Saturday 25 March 2023

Ketchup, mayo and other common staple foods tainted with toxic PFAS chemicals

 New research published in the journal Environmental Science & Technology Letters reveals in-depth how deadly per- and poly-fluoroalkyl substances, also known as PFAS, are leaching out of plastic containers and contaminating the food products they contain.

Confirming what earlier research also found, the study focused on the tendency of PFAS to contaminate various pesticide products via the plastic storage containers that hold them. It turns out that the very same thing is happening to food products stored in plastic containers.

The data is so disturbing and serious that the United States Environmental Protection Agency (EPA) has issued a warning to the public about the potential for direct PFAS contamination of food.

Scientists from Notre Dame University tested a variety of products from ketchup and mayonnaise to shampoo and detergents, discovering along the way that PFAS are leaching right out of plastic containers into the food and other consumer products they contain.

“Not only did we measure significant concentrations of PFAS in these containers, we can estimate the PFAS that were leaching off creating a direct path of exposure,” said study co-author Graham Peaslee, PhD, a professor of physics in the Department of Physics and Astronomy at Notre Dame.


EPA issues new standards for two PFAS, PFOA and PFOS, limiting their concentration in drinking water to no more than four parts per trillion (ppt)

The revelations prompted the EPA to take further regulatory action against PFAS. From now on, two specific PFAS, PFOA (perfluorooctanoic acid) and PFOS (perfluorooctane sulfonic acid), will be limited in drinking water to no more than four parts per trillion (ppt).

This is a good start, but the EPA’s regulatory action is limited in scope in that it only requires monitoring a couple PFAS – and there are many more hiding out there beyond just PFOA and PFOS.

The problem stems from companies’ use of HDPE, or high-density polyethylene, in containers. This type of plastic can be either fluorinated or not, but it remains unclear how to tell with the naked eye unless a manufacturer specifically labels the product as non-fluorinated.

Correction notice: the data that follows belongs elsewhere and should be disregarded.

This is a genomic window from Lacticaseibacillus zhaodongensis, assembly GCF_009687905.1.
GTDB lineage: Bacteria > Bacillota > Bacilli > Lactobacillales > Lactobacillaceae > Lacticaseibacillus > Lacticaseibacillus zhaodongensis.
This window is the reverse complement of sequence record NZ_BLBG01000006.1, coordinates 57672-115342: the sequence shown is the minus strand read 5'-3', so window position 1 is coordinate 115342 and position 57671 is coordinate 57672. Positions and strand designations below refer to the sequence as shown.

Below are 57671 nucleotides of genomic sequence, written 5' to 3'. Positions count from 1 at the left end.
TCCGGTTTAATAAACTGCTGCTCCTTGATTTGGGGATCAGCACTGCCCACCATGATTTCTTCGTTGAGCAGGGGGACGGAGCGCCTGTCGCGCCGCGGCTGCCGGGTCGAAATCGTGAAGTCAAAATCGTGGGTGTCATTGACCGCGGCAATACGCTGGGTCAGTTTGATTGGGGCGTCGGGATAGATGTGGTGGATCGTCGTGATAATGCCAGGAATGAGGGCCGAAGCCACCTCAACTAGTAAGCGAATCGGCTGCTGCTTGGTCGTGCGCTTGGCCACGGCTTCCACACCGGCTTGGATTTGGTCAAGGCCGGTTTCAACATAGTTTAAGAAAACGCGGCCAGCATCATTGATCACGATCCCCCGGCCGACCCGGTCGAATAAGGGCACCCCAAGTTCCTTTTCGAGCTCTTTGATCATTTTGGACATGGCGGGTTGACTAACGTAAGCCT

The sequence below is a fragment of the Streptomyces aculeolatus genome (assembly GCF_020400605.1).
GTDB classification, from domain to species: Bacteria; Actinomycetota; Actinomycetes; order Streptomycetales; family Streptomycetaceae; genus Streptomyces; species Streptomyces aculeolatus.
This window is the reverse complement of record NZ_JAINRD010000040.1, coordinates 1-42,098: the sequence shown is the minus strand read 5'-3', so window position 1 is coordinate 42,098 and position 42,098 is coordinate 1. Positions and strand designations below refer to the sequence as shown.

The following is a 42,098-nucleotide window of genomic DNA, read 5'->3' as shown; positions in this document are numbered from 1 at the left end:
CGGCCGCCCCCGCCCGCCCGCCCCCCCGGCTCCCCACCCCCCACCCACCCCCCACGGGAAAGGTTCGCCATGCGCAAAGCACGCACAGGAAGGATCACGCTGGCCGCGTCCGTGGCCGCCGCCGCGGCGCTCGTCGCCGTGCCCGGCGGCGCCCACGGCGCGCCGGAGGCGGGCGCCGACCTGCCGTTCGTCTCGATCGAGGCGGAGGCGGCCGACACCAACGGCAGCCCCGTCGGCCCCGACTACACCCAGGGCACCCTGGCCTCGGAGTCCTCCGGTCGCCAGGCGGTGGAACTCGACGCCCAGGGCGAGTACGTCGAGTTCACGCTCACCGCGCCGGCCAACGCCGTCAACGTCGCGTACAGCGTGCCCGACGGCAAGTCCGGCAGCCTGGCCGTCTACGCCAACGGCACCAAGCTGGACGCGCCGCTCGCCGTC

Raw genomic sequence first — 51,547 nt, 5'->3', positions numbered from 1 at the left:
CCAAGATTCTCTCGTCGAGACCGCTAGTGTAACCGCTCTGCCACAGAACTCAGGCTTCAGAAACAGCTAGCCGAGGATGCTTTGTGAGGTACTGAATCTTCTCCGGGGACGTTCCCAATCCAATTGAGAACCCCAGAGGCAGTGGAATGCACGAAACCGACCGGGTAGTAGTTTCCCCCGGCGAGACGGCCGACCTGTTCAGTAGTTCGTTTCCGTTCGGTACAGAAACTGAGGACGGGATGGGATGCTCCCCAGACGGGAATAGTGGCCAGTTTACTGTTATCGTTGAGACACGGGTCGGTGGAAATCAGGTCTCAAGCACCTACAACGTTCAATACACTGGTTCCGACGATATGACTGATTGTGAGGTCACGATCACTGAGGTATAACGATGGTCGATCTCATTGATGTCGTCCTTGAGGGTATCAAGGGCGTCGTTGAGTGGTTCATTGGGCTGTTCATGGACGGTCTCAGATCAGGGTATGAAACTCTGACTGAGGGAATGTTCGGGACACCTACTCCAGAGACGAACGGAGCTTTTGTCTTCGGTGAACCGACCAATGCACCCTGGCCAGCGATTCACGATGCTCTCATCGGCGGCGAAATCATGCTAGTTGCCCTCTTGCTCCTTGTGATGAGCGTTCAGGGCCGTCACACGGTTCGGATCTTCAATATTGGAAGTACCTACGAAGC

Fluorinating HDPE plastic containers “allows for cheaper and more efficient production of plastics that contain desirable properties, primarily increased barrier properties,” the study explains.

Put simply, fluorine in plastic helps to protect its contents against degradation from gases, water vapor, light, and other factors that can negatively impact food and other consumer products over time.

Everything from foodstuffs to shampoo to motor oil to detergents to pesticides is stored in HDPE plastic containers that are oftentimes fluorinated. This represents a serious public health threat as perpetual PFAS exposure over time can lead to an accumulation of the toxins inside people’s bodies.

For their research, scientists from Notre Dame collected food samples from glass jars and carefully placed them into HDPE containers, both fluorinated and non-fluorinated. They then tested contamination levels using plain water, methanol, and acetone as reference points.

The food samples added to both treated and untreated HDPE containers, which included ketchup, olive oil, and mayonnaise, were then analyzed for their PFAS levels. This was followed by further tests at varying temperatures, i.e., some of the plastic containers were frozen while others were heated.

“Results from even nonfluorinated containers represented a risk, ranging from 10 parts per trillion to 880 parts per trillion. Fluorinated containers hit between an astounding 45,120 and 94,810 ppt,” reported The Defender about the findings.

“These numbers include a summation of a range of PFAS analytes, including PFOA, PFDA, PFBA and many others.”

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